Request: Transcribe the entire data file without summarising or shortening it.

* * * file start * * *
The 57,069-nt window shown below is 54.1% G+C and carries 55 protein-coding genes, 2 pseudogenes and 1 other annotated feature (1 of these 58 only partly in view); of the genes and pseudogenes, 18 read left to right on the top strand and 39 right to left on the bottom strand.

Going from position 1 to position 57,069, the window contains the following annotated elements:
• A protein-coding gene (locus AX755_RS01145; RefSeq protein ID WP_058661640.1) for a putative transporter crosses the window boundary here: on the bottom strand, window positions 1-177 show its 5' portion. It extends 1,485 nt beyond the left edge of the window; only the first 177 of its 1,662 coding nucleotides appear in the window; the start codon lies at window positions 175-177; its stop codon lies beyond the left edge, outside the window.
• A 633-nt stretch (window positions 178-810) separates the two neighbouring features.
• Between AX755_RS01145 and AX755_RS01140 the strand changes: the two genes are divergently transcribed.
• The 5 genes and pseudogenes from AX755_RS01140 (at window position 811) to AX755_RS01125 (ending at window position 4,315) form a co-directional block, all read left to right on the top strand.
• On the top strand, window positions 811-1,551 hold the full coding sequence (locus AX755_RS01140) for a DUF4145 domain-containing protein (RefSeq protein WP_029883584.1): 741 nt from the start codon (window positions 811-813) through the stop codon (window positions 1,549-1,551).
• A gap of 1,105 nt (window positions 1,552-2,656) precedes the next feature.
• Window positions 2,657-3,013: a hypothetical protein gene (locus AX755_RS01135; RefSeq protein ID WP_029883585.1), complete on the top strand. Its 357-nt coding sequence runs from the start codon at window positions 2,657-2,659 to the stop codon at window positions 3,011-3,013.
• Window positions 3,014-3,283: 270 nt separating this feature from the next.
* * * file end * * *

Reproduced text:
The 57,069-nt window shown below is 54.1% G+C and carries 55 protein-coding genes, 2 pseudogenes and 1 other annotated feature (1 of these 58 only partly in view); of the genes and pseudogenes, 18 read left to right on the top strand and 39 right to left on the bottom strand.

Going from position 1 to position 57,069, the window contains the following annotated elements:
• A protein-coding gene (locus AX755_RS01145; RefSeq protein ID WP_058661640.1) for a putative transporter crosses the window boundary here: on the bottom strand, window positions 1-177 show its 5' portion. It extends 1,485 nt beyond the left edge of the window; only the first 177 of its 1,662 coding nucleotides appear in the window; the start codon lies at window positions 175-177; its stop codon lies beyond the left edge, outside the window.
• A 633-nt stretch (window positions 178-810) separates the two neighbouring features.
• Between AX755_RS01145 and AX755_RS01140 the strand changes: the two genes are divergently transcribed.
• The 5 genes and pseudogenes from AX755_RS01140 (at window position 811) to AX755_RS01125 (ending at window position 4,315) form a co-directional block, all read left to right on the top strand.
• On the top strand, window positions 811-1,551 hold the full coding sequence (locus AX755_RS01140) for a DUF4145 domain-containing protein (RefSeq protein WP_029883584.1): 741 nt from the start codon (window positions 811-813) through the stop codon (window positions 1,549-1,551).
• A gap of 1,105 nt (window positions 1,552-2,656) precedes the next feature.
• Window positions 2,657-3,013: a hypothetical protein gene (locus AX755_RS01135; RefSeq protein ID WP_029883585.1), complete on the top strand. Its 357-nt coding sequence runs from the start codon at window positions 2,657-2,659 to the stop codon at window positions 3,011-3,013.
• Window positions 3,014-3,283: 270 nt separating this feature from the next.